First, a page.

<%@LANGUAGE="JAVASCRIPT" CODEPAGE="1252"%> Solomon's Seal
 
  SOLOMON'S SEAL   
 

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(Polygonatum multiflorum)
Common names: Dropberry, Lady's Seal, Sealroot, Seal Wort, St. Mary's Seal.

Solomon's Seal

   
© 2003 Karen Shelton    
Parts Used: Root (rhizome). Methods Used: Water extraction, poultice.

Spiritual Uses: Burn this herb as a "Thank You" offering for supernatural help received.

Solomon's seal is a "magical" symbol of two interlocking equilateral triangles forming a star with six rays. (This is the pattern generally referred to as The Star of David named after King David, father of Solomon.) The seal became synonymous with Solomon, who reined as King of Israel from 961 - 931 BC. He apparently used the symbol to cast away demons and summon angels.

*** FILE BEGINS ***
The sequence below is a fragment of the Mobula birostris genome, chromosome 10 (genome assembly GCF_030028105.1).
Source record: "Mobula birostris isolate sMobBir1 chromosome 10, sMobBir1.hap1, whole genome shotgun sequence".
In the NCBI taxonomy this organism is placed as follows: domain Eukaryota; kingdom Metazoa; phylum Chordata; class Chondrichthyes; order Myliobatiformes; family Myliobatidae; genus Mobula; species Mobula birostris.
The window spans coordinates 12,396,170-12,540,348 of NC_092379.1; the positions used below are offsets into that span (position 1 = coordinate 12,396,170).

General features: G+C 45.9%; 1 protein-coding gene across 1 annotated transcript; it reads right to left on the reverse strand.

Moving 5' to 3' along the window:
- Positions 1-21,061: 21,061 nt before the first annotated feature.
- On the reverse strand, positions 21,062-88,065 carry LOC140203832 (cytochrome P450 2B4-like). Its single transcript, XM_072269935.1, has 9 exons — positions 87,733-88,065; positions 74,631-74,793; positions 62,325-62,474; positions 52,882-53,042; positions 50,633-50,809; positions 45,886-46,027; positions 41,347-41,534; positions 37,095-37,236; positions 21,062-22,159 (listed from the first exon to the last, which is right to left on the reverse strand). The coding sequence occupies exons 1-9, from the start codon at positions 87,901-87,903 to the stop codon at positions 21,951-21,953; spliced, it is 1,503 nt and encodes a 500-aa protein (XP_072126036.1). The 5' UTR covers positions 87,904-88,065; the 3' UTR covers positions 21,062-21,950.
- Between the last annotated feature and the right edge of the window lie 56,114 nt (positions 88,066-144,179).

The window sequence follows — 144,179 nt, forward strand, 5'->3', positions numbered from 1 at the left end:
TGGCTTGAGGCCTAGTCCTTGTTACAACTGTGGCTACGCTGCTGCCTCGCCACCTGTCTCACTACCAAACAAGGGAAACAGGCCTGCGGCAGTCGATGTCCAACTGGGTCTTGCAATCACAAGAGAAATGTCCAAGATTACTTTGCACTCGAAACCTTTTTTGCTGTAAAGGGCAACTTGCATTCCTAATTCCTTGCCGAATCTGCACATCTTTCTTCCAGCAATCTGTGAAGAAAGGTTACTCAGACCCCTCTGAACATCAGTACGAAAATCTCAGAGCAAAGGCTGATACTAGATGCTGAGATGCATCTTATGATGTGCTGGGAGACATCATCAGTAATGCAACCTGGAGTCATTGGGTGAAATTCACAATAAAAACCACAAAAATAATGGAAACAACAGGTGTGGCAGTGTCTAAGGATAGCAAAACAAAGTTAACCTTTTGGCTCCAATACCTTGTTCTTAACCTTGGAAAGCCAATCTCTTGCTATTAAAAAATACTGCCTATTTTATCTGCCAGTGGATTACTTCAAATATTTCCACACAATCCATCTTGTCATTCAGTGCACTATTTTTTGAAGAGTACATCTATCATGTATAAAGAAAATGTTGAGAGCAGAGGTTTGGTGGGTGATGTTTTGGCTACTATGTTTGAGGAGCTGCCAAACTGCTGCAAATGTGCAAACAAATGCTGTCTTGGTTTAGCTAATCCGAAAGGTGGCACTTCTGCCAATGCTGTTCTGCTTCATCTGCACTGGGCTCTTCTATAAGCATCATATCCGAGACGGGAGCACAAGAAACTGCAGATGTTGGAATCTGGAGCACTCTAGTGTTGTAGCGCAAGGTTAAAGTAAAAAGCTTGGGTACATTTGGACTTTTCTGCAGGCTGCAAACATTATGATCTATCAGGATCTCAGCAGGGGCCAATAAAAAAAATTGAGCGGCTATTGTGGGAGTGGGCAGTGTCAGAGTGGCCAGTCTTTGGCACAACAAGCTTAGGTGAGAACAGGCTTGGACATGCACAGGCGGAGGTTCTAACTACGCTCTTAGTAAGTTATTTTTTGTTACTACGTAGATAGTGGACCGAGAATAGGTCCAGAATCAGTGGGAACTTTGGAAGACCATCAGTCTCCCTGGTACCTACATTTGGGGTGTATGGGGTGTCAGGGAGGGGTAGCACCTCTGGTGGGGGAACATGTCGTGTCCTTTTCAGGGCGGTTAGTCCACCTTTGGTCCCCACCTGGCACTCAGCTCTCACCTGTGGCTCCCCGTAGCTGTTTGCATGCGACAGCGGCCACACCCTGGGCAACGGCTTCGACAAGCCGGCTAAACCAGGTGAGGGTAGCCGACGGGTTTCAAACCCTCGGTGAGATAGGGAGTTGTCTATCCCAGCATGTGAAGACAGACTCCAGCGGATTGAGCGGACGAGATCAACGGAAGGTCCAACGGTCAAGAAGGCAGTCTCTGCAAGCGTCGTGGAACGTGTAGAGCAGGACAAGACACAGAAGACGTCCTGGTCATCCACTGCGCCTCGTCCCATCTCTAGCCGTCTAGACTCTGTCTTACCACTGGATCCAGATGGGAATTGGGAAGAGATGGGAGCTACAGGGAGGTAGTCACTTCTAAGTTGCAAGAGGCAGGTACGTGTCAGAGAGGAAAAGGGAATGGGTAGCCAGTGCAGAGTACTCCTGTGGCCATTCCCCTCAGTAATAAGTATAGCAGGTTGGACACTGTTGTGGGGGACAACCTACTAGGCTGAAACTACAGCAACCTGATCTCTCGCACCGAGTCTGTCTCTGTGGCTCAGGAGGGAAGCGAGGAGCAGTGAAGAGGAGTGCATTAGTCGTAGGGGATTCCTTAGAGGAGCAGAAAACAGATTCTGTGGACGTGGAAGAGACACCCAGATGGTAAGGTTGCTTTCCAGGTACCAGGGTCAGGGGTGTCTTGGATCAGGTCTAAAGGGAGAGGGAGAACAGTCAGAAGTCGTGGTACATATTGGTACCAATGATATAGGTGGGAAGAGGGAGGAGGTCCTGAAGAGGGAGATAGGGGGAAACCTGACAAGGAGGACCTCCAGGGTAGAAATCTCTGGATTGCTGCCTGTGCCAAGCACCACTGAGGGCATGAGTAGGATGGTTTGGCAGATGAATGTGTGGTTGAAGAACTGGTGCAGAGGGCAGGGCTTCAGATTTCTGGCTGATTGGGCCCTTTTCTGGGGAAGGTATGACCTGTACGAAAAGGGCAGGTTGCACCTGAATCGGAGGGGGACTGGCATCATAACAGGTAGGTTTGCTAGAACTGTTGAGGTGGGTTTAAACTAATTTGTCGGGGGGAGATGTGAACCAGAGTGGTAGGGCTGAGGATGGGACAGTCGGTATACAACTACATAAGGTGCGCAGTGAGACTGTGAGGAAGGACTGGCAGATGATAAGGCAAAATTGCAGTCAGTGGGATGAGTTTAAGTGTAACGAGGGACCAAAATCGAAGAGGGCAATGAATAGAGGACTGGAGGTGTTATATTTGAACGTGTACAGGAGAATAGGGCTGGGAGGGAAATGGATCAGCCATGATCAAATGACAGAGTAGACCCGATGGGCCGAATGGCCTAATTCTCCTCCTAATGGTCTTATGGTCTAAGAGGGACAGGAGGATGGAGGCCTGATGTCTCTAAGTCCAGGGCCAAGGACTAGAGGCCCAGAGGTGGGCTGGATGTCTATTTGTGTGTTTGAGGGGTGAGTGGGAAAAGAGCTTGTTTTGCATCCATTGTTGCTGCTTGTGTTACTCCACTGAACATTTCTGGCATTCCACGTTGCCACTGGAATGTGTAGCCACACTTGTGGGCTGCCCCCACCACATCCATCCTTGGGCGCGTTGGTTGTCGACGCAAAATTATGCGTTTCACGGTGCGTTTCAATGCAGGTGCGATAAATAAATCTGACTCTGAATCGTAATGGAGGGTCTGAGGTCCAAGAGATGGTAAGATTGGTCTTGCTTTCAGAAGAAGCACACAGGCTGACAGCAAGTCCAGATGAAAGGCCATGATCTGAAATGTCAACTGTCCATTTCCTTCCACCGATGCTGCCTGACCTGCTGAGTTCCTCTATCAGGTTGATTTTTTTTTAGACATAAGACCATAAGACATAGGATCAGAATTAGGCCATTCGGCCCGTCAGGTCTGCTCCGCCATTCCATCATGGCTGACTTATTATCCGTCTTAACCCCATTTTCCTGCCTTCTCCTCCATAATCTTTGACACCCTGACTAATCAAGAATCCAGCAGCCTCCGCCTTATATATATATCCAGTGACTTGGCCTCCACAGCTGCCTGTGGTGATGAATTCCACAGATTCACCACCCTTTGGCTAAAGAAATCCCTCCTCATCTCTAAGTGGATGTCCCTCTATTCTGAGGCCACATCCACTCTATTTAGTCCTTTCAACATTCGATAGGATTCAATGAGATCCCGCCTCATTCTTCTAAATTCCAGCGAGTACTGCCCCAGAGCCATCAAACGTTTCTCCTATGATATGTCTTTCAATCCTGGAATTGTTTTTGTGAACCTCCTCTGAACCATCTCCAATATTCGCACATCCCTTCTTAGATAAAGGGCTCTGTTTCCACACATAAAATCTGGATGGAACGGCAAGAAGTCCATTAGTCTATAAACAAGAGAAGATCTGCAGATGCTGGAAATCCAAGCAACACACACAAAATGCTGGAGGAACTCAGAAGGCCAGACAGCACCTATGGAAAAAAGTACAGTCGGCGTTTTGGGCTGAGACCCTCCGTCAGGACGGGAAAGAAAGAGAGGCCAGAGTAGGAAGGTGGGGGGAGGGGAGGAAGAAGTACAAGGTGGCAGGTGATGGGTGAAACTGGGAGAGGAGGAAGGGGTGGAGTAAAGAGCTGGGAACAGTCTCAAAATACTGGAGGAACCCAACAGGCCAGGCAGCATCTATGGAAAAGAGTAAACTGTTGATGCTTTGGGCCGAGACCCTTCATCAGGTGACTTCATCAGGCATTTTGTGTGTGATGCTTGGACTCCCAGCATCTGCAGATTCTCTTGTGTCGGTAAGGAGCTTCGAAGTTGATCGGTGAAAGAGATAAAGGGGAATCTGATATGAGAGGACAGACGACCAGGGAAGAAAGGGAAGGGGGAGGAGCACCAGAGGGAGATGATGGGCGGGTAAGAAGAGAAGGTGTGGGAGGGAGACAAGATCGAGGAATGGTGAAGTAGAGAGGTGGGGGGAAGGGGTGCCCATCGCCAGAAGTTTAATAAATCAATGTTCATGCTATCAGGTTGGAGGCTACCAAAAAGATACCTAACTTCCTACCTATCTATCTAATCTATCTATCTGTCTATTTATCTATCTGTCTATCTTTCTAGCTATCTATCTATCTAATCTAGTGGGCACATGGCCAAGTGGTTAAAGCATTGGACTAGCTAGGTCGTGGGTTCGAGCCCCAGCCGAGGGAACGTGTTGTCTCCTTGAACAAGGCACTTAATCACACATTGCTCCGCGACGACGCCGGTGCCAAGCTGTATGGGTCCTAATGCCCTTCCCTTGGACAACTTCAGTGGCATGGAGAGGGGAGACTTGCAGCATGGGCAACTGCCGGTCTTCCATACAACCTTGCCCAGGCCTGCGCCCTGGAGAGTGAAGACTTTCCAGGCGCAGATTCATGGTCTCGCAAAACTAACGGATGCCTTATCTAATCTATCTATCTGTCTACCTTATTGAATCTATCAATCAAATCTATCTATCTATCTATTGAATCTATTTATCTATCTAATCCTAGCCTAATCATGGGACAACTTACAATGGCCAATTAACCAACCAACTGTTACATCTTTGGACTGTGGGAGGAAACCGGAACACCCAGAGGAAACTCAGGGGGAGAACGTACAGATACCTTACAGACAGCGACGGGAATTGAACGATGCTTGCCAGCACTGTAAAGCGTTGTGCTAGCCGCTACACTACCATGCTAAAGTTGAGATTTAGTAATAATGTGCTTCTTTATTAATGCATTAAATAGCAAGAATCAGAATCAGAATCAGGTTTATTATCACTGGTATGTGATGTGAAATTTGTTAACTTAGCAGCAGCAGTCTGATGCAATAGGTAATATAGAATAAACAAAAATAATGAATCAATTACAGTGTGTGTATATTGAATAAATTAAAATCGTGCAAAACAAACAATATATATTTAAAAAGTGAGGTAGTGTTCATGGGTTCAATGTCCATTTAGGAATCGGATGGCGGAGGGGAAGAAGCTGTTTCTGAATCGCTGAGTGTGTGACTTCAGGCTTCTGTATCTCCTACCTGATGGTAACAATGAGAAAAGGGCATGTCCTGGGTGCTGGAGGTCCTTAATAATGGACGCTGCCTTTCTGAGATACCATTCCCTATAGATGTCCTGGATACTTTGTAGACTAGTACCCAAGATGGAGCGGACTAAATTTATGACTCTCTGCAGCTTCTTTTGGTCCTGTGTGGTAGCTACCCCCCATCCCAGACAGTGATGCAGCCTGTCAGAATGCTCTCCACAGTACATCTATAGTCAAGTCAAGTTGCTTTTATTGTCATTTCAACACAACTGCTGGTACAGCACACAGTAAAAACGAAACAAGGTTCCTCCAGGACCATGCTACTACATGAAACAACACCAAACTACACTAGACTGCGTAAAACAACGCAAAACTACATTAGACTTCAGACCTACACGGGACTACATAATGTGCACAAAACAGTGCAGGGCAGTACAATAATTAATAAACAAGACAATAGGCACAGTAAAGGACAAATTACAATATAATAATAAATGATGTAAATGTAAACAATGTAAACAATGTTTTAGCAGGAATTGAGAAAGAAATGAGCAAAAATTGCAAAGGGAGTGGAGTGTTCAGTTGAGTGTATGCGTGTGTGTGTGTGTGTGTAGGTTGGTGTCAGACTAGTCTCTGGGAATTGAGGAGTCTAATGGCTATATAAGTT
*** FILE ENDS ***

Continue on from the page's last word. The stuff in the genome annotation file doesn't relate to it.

In the winter when the leaf stalk dies back and becomes completely removed from the rhizome, a scar remains which is said to resemble the Seal of King Solomon.

Physical Uses: The rhizome itself is edible, and was harvested by colonists and Native Americans alike.

Root tea was made for a wide variety of ailments ranging from indigestion to coughing. It has been used to treat bronchial problems, neuralgia, and stomach ulcers.

Externally, it helps to stop wounds from bleeding.

A poultice was prepared from the roots, and applied topically for cuts and bruises as it helps to dissolve clotted blood. It has also been used to reduce the symptoms of Poison Ivy and hemorrhoids.

Native Americans drank the tea to relieve the pain of female problems and other internal distresses.

 
 
     
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